Why Become A VC Investor?

Motivation, Challenges and Self-Awareness

Photo by Avi Richards on Unsplash

There are a handful of reasons why people want to become VC investors. Some love innovation, technology and enjoy thinking about new business models and helping scale the next big thing. Another reason could be that they are just independently wealthy and need something to do, so they invest some of that capital into startups or funds. No matter what kind of motivation you have, to truly enjoy the money game and the balance of risk and return, there are three hard missions to conquer.

Return 100% of the principal

It is surprising and scary that only 25% of GPs and venture capital ever received a carry, which means most of the VC funds are not able to return 100% of their principal after taking off the management fee.

For example, you raise a $100 million fund with a 2% management fee. The total management fee you will take from the fund is $20 million over 10 years. In other words, you have a $100 million fund; however, you only get $80 million to invest. To get into a bonus position to be able to take carry, you need to be able to return 120 million plus whatever expenses before you. It’s not as easy as outsiders think because early investors usually have more hurdles to go into that.

On the other hand, closer 80% of the private equity fund managers can return the principle because they are going after a much lower risk status with a much more stable likelihood of returns. Also, their risk profile will determine how they live their life. Only as they do well on their first fund paper, they are likely to raise their second fund on the promise of their first fund.

Break out with your companies kindly

Breakups are always so hard for everyone. To stop your funding timely after recognizing the potential losers in your portfolio is also tough, particularly with early stage companies, you all want to be there to help them bounce ideas off. Moreover, it is quite antithetical for most venture investors, particularly when they’re looking to raise another fund and want to prop up the valuations of their portfolios.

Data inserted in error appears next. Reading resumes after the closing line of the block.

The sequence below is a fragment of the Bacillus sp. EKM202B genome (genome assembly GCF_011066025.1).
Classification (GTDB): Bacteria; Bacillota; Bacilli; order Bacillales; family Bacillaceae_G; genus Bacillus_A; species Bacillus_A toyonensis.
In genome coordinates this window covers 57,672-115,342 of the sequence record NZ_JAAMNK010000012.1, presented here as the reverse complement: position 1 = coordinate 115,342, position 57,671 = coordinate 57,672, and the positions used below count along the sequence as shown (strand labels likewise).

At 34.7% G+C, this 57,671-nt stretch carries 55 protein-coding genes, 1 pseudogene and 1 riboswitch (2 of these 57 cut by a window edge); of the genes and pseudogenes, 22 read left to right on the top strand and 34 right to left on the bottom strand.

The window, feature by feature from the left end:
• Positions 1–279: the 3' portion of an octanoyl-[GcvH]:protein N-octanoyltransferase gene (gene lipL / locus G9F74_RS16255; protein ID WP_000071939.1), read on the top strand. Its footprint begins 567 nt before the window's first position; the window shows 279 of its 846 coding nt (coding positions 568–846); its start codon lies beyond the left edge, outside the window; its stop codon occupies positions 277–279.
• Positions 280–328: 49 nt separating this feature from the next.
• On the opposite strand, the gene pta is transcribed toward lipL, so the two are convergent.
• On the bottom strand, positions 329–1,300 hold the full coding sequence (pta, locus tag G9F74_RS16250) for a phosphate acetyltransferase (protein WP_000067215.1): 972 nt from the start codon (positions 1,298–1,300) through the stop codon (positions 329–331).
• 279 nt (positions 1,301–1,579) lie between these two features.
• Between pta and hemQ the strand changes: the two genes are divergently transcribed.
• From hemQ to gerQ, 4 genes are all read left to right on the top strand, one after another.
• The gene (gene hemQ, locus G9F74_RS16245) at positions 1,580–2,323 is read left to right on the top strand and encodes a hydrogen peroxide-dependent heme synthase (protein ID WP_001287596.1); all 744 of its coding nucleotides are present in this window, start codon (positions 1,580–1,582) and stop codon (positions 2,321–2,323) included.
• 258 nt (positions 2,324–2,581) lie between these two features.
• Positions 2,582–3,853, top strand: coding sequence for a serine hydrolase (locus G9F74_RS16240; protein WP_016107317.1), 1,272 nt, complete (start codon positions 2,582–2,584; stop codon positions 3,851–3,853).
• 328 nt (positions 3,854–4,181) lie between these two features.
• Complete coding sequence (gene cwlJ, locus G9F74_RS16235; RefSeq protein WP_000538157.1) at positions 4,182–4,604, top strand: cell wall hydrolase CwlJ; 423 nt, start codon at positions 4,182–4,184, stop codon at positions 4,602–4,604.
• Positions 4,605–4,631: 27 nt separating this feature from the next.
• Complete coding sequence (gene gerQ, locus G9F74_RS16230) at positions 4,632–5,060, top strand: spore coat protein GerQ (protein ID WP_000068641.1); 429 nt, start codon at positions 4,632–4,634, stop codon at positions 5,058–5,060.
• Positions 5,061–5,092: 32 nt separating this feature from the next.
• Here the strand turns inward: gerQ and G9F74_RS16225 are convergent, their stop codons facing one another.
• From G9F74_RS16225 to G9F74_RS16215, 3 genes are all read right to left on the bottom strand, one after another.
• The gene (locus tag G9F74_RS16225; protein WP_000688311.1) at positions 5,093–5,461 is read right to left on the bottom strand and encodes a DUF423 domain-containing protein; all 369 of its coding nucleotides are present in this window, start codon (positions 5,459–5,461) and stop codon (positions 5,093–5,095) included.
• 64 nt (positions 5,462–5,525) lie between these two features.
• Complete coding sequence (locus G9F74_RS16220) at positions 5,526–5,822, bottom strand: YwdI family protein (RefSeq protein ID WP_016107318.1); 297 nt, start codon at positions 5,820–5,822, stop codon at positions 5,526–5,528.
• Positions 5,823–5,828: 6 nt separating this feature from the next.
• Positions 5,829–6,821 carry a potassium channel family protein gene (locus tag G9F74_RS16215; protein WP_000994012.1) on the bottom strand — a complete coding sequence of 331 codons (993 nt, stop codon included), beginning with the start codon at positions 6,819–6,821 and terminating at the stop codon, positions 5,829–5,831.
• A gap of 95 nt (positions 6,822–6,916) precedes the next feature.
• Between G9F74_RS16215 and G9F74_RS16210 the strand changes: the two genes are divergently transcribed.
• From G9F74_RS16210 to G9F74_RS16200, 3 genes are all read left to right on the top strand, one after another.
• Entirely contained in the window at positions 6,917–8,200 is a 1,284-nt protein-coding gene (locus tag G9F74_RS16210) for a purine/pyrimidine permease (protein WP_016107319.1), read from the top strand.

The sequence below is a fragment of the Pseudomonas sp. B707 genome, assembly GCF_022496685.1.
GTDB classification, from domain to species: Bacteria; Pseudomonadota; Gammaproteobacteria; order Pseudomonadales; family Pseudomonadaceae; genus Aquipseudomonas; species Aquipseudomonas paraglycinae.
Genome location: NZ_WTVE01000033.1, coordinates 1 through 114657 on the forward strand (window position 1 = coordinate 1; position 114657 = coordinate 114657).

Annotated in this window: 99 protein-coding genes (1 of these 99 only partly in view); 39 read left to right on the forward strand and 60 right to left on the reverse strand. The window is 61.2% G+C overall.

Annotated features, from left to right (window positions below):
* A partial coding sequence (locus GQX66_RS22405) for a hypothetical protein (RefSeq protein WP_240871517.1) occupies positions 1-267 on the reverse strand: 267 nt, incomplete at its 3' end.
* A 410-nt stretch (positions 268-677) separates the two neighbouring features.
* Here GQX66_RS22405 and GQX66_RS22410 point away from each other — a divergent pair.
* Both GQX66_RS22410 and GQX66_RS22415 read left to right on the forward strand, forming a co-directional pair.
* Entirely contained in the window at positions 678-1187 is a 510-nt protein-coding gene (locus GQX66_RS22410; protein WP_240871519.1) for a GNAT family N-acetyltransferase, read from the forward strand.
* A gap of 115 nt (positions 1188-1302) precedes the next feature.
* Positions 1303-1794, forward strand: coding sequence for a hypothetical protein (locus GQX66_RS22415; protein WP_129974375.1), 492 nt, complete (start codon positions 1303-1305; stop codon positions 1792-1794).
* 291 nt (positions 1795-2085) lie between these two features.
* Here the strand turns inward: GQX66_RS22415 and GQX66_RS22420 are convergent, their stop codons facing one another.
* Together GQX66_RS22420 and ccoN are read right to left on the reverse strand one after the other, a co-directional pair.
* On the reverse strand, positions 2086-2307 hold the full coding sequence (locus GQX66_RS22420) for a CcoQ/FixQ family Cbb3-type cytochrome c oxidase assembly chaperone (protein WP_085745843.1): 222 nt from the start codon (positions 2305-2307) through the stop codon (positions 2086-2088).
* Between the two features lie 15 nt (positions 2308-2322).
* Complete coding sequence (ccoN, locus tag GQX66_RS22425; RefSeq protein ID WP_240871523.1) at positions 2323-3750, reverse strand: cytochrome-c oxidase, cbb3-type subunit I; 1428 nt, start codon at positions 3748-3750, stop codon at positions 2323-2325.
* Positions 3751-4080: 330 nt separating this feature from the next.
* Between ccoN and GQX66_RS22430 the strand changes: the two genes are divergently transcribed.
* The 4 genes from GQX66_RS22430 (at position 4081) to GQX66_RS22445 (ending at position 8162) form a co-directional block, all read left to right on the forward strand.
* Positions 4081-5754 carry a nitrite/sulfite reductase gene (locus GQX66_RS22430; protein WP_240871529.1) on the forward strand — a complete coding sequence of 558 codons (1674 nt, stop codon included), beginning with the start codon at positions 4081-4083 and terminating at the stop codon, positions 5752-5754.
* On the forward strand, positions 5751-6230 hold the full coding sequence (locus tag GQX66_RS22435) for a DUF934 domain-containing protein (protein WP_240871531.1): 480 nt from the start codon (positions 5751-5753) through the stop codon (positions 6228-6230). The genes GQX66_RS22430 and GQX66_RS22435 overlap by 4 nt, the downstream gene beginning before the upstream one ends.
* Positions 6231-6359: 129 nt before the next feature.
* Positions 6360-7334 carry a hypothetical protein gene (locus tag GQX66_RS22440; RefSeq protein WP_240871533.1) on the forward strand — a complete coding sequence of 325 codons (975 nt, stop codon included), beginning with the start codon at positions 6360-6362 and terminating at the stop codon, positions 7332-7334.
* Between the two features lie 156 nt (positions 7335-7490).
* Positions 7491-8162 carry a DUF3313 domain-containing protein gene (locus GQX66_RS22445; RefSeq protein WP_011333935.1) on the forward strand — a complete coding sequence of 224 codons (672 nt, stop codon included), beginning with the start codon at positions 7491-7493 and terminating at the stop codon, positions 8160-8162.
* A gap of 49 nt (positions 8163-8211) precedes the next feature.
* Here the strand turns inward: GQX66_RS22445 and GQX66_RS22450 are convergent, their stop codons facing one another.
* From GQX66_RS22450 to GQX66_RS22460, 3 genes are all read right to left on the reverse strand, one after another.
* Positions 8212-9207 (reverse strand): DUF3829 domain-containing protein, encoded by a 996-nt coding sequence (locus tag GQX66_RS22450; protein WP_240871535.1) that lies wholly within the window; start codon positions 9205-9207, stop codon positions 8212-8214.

Break up with your losers early but need to do with kindness. You can support the losers by helping them find a haven, merge into another entity and have a successful exit, thereby you can get back of the dollars that were invested. To outperform other ventures, breaking out with your companies kindly will give you 20% to 50% cashback, so don’t just let your losers completely die

Add value at every single turn

Big funds with many investments and professionals haven’t necessarily understood the plight of the entrepreneur and the empathy that’s involved. For them, venture investment is a 30% winner game, and everything is done after writing the check. It is a relationship game starting from treating people to making sure you are doing all you can to add value at every single turn. Even if it’s not something that gives you immediate value back, for example bringing great talents in the network, we should think about the long-term value of helping companies. That’s where you build your reputation over 5 to even 20 years.


As a venture investor, venture capital investment is not pure finance neither craft nor art but three of them combined. For sure, investment is based on financial theory which takes many hours to learn during VU days. Its craft part includes strong technology insight, interview skills and how to build a comprehensive model to monetize ideas. Finally, we need artist’s keen observation to identify individual entrepreneur characteristics and support each other.

Why you want to become a VC investor? I started to wonder what else financial professionals can do to build a better world after the COVID-19 outbreak. Today, I am inspired by the intersection between finance and entrepreneurship and the many opportunities and possibilities we have today to change the trajectory of our future. Wish we can create a stable venture capital ecosystem for founders and investors one day.

Dream Chaser